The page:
UP OUT O’ THE SEA
by Andrew Holland.
Eastern Angles tour to 4 June 2011.
Runs 2hr 20min One interval.
Review: Timothy Ramsden 30 March at Garboldisham Village Hall.
A piece that knows its place.
While solidly constructing its platform in urban Peterborough, Eastern Angles continues in shows like this to tramp the byways of Suffolk, Norfolk and Essex with new plays exploring the region’s identity. Here, past and present intertwine as a journalist arrives in a fishing village to explore events a generation back.
Carrie’s arrival, however, turns out a return, and motive is integral to mysteries explored and uncovered.
Andrew Holland’s play, like Angles’ boss Ivan Cutting’s production, demonstrates the strengths and sometime limitations of the company’s rural work. They’re willing to make demands on audiences in complexity in story and storytelling – aware, no doubt, that TV drama has made people more sophisticated in picking-up hints and following time-switches.
There’s an intense feel of locality, going beyond the surface of the setting and regional accents. Ian Teague’s design for the traverse staging, set between two banks of spectators, moves almost subliminally from a high coastal cliff and deck of a ship to the quiet landlocked safety of a public library. On and around this raised area, comings and goings help give a sense of community, but also of lives lived with their own secrets.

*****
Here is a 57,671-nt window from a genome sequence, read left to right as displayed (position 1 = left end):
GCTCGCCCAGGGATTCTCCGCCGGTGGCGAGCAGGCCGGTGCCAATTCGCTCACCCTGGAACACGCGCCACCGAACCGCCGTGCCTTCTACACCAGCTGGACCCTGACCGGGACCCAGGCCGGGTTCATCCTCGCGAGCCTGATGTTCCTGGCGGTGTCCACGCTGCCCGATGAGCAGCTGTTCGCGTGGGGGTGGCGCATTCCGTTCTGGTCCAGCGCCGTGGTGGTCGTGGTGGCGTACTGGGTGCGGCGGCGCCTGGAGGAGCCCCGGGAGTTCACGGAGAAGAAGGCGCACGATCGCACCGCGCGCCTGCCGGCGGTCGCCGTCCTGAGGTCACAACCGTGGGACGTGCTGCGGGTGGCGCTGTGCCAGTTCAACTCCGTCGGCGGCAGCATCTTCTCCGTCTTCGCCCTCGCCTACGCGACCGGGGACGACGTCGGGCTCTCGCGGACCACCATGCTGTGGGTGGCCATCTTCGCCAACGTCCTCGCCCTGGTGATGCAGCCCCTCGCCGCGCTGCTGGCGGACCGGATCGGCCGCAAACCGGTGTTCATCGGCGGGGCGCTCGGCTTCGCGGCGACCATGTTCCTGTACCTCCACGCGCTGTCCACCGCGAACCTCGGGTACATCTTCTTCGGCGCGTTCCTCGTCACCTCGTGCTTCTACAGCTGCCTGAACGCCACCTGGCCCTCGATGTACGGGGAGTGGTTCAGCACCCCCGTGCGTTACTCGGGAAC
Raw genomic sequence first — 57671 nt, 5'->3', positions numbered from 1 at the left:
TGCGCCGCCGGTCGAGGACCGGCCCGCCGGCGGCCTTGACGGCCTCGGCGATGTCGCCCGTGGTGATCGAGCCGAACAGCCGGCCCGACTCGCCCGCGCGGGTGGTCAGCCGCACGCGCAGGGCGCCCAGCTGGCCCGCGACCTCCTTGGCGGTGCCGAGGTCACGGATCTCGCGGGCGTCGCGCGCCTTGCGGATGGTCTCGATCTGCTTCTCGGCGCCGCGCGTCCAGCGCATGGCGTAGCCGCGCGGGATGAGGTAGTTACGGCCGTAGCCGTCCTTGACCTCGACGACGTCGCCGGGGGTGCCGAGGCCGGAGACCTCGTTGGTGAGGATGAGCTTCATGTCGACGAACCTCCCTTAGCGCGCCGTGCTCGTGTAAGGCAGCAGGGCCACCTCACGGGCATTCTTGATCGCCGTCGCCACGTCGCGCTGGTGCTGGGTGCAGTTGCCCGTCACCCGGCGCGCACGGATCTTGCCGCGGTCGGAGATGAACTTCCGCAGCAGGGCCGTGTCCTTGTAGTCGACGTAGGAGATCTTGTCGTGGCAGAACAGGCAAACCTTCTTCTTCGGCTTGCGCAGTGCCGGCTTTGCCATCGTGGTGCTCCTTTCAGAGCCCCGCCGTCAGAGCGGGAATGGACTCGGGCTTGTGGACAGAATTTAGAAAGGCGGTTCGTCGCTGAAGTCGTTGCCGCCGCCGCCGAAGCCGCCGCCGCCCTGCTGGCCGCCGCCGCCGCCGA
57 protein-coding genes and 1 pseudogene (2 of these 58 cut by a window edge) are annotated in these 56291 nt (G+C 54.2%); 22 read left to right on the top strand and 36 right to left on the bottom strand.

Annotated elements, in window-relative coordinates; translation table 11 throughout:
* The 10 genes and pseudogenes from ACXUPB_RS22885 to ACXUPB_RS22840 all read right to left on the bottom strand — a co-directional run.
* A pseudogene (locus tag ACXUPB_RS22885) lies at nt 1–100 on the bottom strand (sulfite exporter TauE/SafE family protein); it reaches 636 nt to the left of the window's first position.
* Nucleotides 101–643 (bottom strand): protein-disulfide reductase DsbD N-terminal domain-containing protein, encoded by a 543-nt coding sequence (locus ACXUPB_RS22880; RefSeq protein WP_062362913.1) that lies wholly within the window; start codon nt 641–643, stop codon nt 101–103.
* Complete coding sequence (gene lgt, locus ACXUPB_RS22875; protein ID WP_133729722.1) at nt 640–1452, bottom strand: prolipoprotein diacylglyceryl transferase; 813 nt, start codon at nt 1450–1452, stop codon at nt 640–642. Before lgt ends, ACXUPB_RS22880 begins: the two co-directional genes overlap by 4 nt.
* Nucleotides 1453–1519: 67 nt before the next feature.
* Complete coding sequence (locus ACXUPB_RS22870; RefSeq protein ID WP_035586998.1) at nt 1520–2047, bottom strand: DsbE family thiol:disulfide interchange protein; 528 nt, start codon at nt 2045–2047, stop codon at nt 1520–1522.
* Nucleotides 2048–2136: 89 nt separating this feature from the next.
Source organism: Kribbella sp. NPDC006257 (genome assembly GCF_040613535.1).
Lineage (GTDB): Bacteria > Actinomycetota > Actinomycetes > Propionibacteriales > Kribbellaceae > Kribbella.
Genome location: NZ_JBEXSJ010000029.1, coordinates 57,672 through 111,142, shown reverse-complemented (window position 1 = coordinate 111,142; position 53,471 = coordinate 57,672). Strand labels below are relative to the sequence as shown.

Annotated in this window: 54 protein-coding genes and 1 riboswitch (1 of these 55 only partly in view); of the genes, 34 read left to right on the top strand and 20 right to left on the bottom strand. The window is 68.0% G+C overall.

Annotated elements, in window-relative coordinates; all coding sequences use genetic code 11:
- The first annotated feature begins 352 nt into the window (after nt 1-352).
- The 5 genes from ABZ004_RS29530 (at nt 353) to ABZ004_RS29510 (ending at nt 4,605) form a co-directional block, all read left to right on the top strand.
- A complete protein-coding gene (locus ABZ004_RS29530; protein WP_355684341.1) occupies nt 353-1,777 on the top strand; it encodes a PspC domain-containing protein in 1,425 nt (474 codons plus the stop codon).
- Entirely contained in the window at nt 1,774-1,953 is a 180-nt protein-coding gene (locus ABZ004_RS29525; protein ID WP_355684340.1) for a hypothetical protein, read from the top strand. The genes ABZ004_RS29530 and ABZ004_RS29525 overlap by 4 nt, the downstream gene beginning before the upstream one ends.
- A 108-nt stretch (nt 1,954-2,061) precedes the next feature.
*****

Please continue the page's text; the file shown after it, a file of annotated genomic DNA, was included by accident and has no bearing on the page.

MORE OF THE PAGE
And there’s the pace of events, the relation between local characters and the visitor, the sense of lives where what’s unspoken is as eloquent as anything said. Any of these points could apply in all kinds of play, but there’s a particular amalgam right for the region, that Cutting, after almost thirty years of the company, understands intimately.
But complexity isn’t the same as confusion, and sometimes writer and director, between them, make the emerging plot, so significant to the characters, difficult to follow in full – it has to be pieced together from hints, sometimes made by actors facing away and can be unclear.
And while Francis Woolf’s bright and eager young Tweedy and Mike Aherne’s old salt Dolphie have a clear impact, there is a variability in the range and expression of the acting overall. Not, then, among Angles’ most memorable outings, though it might have been with another rework. But certainly a piece that knows its place.
Tweedy: Francis Woolf.
Dolphie: Mike Aherne.
Carrie: Laura Harding.
Mrs Jope: Luisa Tramontin.
Milly/Emily: Lisa-Marie Hoctor.
Director: Ivan Cutting.
Designer: Ian Teague.
Lighting: Penny Griffin.
Sound: Tom Taylor.